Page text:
Toasted my LCD screen

LCD was working perfectly until I was fixing something that wasn't broken ( bad habit of wanting to 'make it better' ).

Connected something incorrect, and the LCD has shown garbage since.

So got a new 20 x 4 screen today, but am a little unsure about the current for the backlight.

Datasheets for the 2 show the following for the backlight :

old LCD : Typical Vf = 4.2V ( min --- max 4.6 ) Typical If = 280 mA ( min --- max 480 mA )

new LCD : Typical Vf = 5.0V ( min --- max --- ) Max If = 260 mA ( min --- typical --- max 260 mA )

With the old screen, my 5V supply had a 1N4007 diode in series, and the reading at the LCD was 4.1V

I assume ( am guessing, so reason for the post ) that the diode dropped the current to the range required by the old LCD ( just the backlight ) and therefore no current limiting resistor was required, even though the backlight is ( I imagine ) an array of LEDs - because the voltage is the same as required by the backlight, it will only draw as much current as it needs from the supply ( which in this case is a 3A supply ).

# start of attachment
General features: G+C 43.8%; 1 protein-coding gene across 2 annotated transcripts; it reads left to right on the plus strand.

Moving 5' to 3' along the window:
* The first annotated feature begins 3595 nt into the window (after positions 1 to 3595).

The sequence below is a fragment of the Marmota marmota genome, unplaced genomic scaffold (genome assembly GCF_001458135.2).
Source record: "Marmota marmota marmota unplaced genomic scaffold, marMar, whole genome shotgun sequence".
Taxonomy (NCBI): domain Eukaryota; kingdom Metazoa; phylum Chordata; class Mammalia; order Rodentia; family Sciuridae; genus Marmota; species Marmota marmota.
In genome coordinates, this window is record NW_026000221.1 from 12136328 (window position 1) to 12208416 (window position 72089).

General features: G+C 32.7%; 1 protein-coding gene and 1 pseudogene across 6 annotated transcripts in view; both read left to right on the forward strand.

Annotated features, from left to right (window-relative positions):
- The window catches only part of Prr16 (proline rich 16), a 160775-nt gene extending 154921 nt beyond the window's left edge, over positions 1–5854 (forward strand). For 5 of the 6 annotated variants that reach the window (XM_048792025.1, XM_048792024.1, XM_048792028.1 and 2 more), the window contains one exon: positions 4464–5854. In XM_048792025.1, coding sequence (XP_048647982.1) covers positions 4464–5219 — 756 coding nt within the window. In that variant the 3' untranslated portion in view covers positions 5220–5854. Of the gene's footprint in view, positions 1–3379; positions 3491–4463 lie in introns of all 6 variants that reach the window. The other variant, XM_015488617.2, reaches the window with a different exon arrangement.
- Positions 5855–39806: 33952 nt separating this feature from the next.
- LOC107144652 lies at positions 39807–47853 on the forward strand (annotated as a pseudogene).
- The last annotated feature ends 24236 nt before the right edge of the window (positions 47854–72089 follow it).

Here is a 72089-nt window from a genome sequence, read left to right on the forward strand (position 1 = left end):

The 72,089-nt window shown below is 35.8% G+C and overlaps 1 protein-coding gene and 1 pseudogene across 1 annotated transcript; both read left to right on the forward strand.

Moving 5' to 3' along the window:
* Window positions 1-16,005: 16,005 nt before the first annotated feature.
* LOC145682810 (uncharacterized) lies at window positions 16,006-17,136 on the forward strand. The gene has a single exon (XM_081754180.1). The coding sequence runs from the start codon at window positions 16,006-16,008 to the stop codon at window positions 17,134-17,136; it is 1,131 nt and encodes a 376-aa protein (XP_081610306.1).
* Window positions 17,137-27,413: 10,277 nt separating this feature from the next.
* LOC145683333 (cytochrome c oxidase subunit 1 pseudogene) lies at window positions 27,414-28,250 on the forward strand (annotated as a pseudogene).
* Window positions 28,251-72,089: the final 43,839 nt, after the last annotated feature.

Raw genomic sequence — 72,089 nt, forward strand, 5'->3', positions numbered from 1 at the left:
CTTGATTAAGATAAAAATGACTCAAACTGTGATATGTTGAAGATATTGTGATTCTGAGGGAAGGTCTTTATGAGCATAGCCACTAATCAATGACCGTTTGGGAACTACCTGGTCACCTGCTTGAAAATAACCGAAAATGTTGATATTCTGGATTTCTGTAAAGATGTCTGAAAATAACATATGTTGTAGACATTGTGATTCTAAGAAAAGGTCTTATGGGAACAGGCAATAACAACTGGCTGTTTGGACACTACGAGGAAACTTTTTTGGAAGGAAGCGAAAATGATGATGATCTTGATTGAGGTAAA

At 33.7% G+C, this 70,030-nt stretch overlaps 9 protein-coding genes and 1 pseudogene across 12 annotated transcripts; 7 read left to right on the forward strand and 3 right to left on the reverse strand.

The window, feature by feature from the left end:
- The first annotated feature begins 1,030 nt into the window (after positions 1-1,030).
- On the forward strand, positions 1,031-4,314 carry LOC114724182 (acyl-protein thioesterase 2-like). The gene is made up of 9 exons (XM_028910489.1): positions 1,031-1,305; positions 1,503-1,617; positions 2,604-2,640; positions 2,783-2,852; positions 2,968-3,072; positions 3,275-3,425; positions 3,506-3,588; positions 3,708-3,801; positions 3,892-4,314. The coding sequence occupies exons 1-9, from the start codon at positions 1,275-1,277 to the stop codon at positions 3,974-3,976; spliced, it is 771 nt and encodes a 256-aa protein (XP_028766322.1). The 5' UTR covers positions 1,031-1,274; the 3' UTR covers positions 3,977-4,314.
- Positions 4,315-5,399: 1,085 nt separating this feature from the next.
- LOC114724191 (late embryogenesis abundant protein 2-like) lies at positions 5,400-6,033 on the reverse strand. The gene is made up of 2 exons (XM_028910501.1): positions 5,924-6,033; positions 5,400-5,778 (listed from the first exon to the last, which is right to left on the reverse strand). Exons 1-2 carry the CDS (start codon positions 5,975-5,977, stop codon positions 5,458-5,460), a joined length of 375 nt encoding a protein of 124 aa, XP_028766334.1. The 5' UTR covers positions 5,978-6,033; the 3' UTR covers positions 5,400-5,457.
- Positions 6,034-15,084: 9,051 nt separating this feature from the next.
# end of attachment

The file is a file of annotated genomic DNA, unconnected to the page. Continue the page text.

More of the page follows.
My experience with LEDs to date has always been that they need a current limiting resistor, so I am a little unsure about this now.

If my understanding is correct, would it then also be correct that I should now remove the diode and supply the full 5V direct to the backlight, and as that is the same as required by the backlight, it will only draw the 260mA ( max ) mentioned in the specs, or would I now need a current limiting resistor ?

At present, I have the diode still in place, as well as a small resistor which has reduced the voltage to the backlight to 3.6V. It does light up, but understandably only very slightly.

Link to datasheet?

MarkT: Link to datasheet?

Hi MarkT

old LCD : http://www.compart.pl/Portals/0/pdf/lcd/displaytech/164a%20series-v10.pdf

new LCD : http://www.topwaydisplay.com/Pub/Manual/LMB204BDC-Manual-Rev0.1.pdf

It appears the new unit has a built in resistor, so If I was me, I would give it 5 volts, which it states as typical.